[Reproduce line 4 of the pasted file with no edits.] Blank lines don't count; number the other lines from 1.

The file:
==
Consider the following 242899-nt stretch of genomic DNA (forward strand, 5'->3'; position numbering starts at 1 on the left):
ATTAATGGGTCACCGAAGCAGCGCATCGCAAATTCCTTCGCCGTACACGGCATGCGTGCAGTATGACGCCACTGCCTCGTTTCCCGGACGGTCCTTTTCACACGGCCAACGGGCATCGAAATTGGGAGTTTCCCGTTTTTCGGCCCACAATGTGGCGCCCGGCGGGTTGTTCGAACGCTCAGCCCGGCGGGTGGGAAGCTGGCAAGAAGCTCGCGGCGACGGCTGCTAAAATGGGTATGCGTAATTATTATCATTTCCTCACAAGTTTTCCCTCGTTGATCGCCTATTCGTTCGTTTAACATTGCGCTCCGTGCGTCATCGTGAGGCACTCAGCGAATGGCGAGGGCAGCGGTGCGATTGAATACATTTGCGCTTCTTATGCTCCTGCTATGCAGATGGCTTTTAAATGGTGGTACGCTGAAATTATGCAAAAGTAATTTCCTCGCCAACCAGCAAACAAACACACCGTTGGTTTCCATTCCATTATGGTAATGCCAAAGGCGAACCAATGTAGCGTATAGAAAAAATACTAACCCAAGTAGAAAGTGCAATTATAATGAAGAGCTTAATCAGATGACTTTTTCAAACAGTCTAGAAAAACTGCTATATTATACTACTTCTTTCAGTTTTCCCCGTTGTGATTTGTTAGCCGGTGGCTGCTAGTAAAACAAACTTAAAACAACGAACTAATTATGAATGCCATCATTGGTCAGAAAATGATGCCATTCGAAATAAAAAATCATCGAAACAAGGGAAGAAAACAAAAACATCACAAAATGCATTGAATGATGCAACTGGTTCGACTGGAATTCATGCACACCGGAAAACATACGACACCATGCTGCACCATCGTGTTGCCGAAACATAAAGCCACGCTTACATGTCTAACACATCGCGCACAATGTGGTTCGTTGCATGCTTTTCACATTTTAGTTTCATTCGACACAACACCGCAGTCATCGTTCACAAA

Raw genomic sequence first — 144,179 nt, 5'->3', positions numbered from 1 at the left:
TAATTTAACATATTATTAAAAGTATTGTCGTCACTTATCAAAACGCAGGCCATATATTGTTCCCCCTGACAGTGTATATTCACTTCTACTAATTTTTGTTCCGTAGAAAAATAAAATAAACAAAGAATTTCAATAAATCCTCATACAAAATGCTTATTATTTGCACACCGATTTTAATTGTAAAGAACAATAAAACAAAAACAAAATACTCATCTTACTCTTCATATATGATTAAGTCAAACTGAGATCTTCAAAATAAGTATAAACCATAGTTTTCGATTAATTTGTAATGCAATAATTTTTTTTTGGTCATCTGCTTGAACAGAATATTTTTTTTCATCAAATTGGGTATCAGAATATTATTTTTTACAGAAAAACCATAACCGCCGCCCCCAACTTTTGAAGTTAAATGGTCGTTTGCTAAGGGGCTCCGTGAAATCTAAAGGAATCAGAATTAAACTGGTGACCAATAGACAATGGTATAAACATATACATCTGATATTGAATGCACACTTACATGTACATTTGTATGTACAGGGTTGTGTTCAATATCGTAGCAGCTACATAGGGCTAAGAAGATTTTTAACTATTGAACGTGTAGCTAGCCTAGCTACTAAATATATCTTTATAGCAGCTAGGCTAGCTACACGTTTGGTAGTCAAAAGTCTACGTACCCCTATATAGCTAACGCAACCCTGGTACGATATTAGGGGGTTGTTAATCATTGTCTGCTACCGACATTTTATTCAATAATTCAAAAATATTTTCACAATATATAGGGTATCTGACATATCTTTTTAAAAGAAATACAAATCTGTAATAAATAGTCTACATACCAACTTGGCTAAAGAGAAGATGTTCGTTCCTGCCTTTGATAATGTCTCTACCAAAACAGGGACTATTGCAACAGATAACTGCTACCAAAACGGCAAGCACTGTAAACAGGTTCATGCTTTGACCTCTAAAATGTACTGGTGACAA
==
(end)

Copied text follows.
TAATTTAACATATTATTAAAAGTATTGTCGTCACTTATCAAAACGCAGGCCATATATTGTTCCCCCTGACAGTGTATATTCACTTCTACTAATTTTTGTTCCGTAGAAAAATAAAATAAACAAAGAATTTCAATAAATCCTCATACAAAATGCTTATTATTTGCACACCGATTTTAATTGTAAAGAACAATAAAACAAAAACAAAATACTCATCTTACTCTTCATATATGATTAAGTCAAACTGAGATCTTCAAAATAAGTATAAACCATAGTTTTCGATTAATTTGTAATGCAATAATTTTTTTTTGGTCATCTGCTTGAACAGAATATTTTTTTTCATCAAATTGGGTATCAGAATATTATTTTTTACAGAAAAACCATAACCGCCGCCCCCAACTTTTGAAGTTAAATGGTCGTTTGCTAAGGGGCTCCGTGAAATCTAAAGGAATCAGAATTAAACTGGTGACCAATAGACAATGGTATAAACATATACATCTGATATTGAATGCACACTTACATGTACATTTGTATGTACAGGGTTGTGTTCAATATCGTAGCAGCTACATAGGGCTAAGAAGATTTTTAACTATTGAACGTGTAGCTAGCCTAGCTACTAAATATATCTTTATAGCAGCTAGGCTAGCTACACGTTTGGTAGTCAAAAGTCTACGTACCCCTATATAGCTAACGCAACCCTGGTACGATATTAGGGGGTTGTTAATCATTGTCTGCTACCGACATTTTATTCAATAATTCAAAAATATTTTCACAATATATAGGGTATCTGACATATCTTTTTAAAAGAAATACAAATCTGTAATAAATAGTCTACATACCAACTTGGCTAAAGAGAAGATGTTCGTTCCTGCCTTTGATAATGTCTCTACCAAAACAGGGACTATTGCAACAGATAACTGCTACCAAAACGGCAAGCACTGTAAACAGGTTCATGCTTTGACCTCTAAAATGTACTGGTGACAA